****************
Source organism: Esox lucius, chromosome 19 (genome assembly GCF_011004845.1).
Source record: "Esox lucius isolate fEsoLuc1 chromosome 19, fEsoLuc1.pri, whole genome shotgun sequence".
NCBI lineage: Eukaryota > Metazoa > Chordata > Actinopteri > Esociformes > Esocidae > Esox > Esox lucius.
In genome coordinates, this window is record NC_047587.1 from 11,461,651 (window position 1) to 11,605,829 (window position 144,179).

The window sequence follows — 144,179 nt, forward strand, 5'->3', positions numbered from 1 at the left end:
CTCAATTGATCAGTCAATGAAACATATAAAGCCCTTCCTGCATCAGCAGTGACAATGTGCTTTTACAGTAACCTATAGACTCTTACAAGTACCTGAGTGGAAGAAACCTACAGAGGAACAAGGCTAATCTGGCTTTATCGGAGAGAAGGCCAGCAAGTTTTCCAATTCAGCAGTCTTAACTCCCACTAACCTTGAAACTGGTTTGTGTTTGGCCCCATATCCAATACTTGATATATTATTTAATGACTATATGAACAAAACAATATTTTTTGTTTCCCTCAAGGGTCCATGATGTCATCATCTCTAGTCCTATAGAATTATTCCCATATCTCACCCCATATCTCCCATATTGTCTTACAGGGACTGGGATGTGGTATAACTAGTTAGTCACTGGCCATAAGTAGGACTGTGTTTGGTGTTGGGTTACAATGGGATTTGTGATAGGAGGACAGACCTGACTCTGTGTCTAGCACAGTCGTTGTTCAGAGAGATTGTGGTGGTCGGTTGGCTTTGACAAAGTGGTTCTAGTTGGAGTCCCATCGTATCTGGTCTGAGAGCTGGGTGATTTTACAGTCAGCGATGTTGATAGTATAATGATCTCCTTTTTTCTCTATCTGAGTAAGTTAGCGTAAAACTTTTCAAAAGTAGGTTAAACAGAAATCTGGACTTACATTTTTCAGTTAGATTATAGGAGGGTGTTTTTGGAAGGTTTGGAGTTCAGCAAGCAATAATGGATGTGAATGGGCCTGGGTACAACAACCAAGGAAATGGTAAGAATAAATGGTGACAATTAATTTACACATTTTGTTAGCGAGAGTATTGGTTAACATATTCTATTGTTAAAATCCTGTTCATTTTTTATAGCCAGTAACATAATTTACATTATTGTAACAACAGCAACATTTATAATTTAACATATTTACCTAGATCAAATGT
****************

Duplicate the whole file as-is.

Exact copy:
Source organism: Esox lucius, chromosome 19 (genome assembly GCF_011004845.1).
Source record: "Esox lucius isolate fEsoLuc1 chromosome 19, fEsoLuc1.pri, whole genome shotgun sequence".
NCBI lineage: Eukaryota > Metazoa > Chordata > Actinopteri > Esociformes > Esocidae > Esox > Esox lucius.
In genome coordinates, this window is record NC_047587.1 from 11,461,651 (window position 1) to 11,605,829 (window position 144,179).

The window sequence follows — 144,179 nt, forward strand, 5'->3', positions numbered from 1 at the left end:
CTCAATTGATCAGTCAATGAAACATATAAAGCCCTTCCTGCATCAGCAGTGACAATGTGCTTTTACAGTAACCTATAGACTCTTACAAGTACCTGAGTGGAAGAAACCTACAGAGGAACAAGGCTAATCTGGCTTTATCGGAGAGAAGGCCAGCAAGTTTTCCAATTCAGCAGTCTTAACTCCCACTAACCTTGAAACTGGTTTGTGTTTGGCCCCATATCCAATACTTGATATATTATTTAATGACTATATGAACAAAACAATATTTTTTGTTTCCCTCAAGGGTCCATGATGTCATCATCTCTAGTCCTATAGAATTATTCCCATATCTCACCCCATATCTCCCATATTGTCTTACAGGGACTGGGATGTGGTATAACTAGTTAGTCACTGGCCATAAGTAGGACTGTGTTTGGTGTTGGGTTACAATGGGATTTGTGATAGGAGGACAGACCTGACTCTGTGTCTAGCACAGTCGTTGTTCAGAGAGATTGTGGTGGTCGGTTGGCTTTGACAAAGTGGTTCTAGTTGGAGTCCCATCGTATCTGGTCTGAGAGCTGGGTGATTTTACAGTCAGCGATGTTGATAGTATAATGATCTCCTTTTTTCTCTATCTGAGTAAGTTAGCGTAAAACTTTTCAAAAGTAGGTTAAACAGAAATCTGGACTTACATTTTTCAGTTAGATTATAGGAGGGTGTTTTTGGAAGGTTTGGAGTTCAGCAAGCAATAATGGATGTGAATGGGCCTGGGTACAACAACCAAGGAAATGGTAAGAATAAATGGTGACAATTAATTTACACATTTTGTTAGCGAGAGTATTGGTTAACATATTCTATTGTTAAAATCCTGTTCATTTTTTATAGCCAGTAACATAATTTACATTATTGTAACAACAGCAACATTTATAATTTAACATATTTACCTAGATCAAATGT